If Willy Wonka had microchips, his factory would have been the MIT Media Lab. The 500-person facility actually houses 25 different research groups, which are known for creating some of the most wondrous marvels of our era—from computers you control with levitating orbs to architecture woven by silk worms.

Newman is a 28-year veteran of MIT herself, an Apollo Program Professor of Astronautics with over 300 publications to her name, who served as NASA Deputy Administrator from 2015–2017. She has been a principal investigator on four space missions, designed her own space suit, and is currently working with a combination of data visualization and AI to help regenerate the world’s oceans.

In one of her first public interviews since taking the role, Newman energetically outlines her updated vision for the MIT Media Lab—a rare innovation hub that she wants to see tackling tougher problems head on, and getting more involved with opportunities outside of the lab itself.

[Photo: Andy Ryan]

Fast Company: Why did you want this role? So much of your background is specifically in space exploration!Dava Newman: I’ve been a long-term MIT faculty member from tech and science. But the Media Lab has always been the most creative aspect at MIT for my whole career. Which is a long time! The Media Lab has been here for 35 years, and I’ve been here 28 years.

Things you might not know is that I teach Engineering Design [to many Media Lab students]. But I’ve been really personally fascinated with holistic design, is what I’d call it, from art to science, to engineering and design.

In scholarship, the synergies of science and art have been very well-studied. But I have a hypothesis that the engineer and design synergy axes are much less well-studied. And I’m always fascinated in moon shots!

But if we were at our best, we’d be working across, among, and between art, science, engineering, and design. It’s always been a fascination of mine. So why the Media Lab? I can’t imagine a better place in the world to explore and be immersed in this trans-disciplinary thinking.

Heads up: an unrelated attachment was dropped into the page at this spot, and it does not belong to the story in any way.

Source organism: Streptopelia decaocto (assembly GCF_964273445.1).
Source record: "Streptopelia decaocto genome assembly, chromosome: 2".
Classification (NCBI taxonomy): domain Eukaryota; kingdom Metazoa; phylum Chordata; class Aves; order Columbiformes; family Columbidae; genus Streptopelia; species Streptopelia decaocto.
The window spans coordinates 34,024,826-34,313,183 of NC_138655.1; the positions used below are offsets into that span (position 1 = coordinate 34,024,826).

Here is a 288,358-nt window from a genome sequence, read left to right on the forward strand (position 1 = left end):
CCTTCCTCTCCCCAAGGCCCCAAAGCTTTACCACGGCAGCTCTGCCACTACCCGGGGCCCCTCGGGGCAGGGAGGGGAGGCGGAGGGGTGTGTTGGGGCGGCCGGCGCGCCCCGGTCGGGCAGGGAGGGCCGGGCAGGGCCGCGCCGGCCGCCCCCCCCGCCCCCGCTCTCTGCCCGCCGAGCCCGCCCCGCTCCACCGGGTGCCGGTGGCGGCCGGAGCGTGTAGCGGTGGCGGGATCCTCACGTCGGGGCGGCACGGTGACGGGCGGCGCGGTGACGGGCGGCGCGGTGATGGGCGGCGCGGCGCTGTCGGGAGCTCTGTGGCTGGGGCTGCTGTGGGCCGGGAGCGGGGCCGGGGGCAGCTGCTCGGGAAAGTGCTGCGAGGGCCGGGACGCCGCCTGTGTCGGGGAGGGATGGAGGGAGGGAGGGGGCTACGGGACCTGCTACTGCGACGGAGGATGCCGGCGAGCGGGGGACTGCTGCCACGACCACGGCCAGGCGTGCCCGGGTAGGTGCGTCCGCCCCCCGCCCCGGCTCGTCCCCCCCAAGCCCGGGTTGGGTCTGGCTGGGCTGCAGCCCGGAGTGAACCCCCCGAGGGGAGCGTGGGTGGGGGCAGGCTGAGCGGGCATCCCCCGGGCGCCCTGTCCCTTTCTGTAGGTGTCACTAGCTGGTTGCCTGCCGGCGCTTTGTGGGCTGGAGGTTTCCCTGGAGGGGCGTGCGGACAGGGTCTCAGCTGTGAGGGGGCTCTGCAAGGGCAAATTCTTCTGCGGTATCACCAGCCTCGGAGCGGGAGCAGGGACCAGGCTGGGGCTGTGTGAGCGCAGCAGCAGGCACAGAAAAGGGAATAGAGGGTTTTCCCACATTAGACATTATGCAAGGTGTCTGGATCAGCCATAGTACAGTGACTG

FC: So you’ve always been involved, indirectly, by teaching Media Lab students.

DN: Exactly, I’ve always been a friend and colleague [to the Lab]. And I’ve always been trying to get design [taught] across MIT.


FC: Where is there room for the Lab to grow? Where do you want to take it now?

DN: I have a lot to say on this one. What’s the magic in the Media Lab, and how do we enhance it? Let me give you a few thoughts. What’s the Media Lab going to be . . . I came up with four Ps.

It’s about the people. That’s the magic, the genius, that means our entire community. Everyone does bring a sparkle, something unique we can all learn from.

It’s going to be about parity . . . we can focus on all types of amazing things. But of those technologies and experiences we’re inventing, what will have the largest impact for society?

Then we get to play. This is a playful place. And it needs to be. Play brings out some of the best in us in terms of taking risks, trying this, trying that. It’s not linear thinking. You have to give yourself time to think and be creative.

And then the future state is “possibilities.” This is a lab of possibilities. We have to know what we want to be in the future. And what problems we want to solve as well.


FC:  For sure, much of the Media Lab is filled with whimsy. But how do you balance this idea of play when you also want to focus on larger, real-world problems, like the environment?